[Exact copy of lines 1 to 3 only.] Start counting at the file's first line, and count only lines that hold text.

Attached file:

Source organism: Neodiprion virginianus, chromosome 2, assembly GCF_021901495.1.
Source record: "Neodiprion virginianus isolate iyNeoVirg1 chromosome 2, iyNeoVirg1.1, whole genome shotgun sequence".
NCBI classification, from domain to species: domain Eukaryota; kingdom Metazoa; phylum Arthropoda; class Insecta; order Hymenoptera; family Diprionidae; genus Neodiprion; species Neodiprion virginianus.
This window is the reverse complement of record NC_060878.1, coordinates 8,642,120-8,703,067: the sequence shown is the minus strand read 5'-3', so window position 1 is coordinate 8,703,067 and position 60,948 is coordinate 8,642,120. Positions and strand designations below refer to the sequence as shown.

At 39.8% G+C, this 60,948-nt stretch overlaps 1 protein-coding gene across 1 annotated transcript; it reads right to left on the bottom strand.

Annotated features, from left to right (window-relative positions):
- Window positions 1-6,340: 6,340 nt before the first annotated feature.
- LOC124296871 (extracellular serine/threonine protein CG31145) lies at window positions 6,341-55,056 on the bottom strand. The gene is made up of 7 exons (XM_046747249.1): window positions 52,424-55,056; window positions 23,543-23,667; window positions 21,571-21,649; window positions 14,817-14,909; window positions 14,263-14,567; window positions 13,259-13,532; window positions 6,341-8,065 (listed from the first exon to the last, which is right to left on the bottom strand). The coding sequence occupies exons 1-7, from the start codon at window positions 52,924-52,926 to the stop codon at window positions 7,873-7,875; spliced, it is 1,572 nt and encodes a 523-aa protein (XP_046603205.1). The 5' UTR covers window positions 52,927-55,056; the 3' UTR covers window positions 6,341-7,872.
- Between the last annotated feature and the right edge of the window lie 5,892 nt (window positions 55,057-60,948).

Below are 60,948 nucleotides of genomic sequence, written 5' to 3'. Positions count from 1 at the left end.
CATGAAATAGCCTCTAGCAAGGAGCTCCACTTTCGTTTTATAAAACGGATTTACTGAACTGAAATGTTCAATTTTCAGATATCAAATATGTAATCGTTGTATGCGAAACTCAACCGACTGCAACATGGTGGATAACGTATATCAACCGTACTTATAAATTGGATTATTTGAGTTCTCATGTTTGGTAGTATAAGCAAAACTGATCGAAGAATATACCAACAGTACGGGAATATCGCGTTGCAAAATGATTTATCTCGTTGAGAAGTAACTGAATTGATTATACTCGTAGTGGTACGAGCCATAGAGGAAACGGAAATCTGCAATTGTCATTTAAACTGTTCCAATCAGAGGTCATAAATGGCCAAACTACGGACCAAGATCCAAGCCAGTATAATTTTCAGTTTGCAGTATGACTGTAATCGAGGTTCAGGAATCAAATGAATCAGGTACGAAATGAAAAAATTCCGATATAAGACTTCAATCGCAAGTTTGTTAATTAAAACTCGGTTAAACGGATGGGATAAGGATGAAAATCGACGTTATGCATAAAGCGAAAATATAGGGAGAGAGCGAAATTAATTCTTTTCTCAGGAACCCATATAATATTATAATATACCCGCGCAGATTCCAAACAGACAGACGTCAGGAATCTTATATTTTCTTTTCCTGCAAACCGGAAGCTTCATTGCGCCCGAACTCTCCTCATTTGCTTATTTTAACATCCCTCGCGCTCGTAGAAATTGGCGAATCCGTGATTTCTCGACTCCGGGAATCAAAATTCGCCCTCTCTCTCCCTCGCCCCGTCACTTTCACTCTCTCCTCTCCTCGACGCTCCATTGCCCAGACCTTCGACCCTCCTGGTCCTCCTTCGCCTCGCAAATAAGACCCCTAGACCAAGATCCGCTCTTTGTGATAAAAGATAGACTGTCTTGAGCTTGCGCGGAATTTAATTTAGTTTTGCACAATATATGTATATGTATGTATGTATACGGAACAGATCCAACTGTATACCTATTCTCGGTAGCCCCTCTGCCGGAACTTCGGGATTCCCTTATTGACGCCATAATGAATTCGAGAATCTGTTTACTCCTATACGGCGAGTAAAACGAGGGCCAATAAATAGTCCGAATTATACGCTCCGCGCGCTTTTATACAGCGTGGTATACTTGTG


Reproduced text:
Source organism: Neodiprion virginianus, chromosome 2, assembly GCF_021901495.1.
Source record: "Neodiprion virginianus isolate iyNeoVirg1 chromosome 2, iyNeoVirg1.1, whole genome shotgun sequence".
NCBI classification, from domain to species: domain Eukaryota; kingdom Metazoa; phylum Arthropoda; class Insecta; order Hymenoptera; family Diprionidae; genus Neodiprion; species Neodiprion virginianus.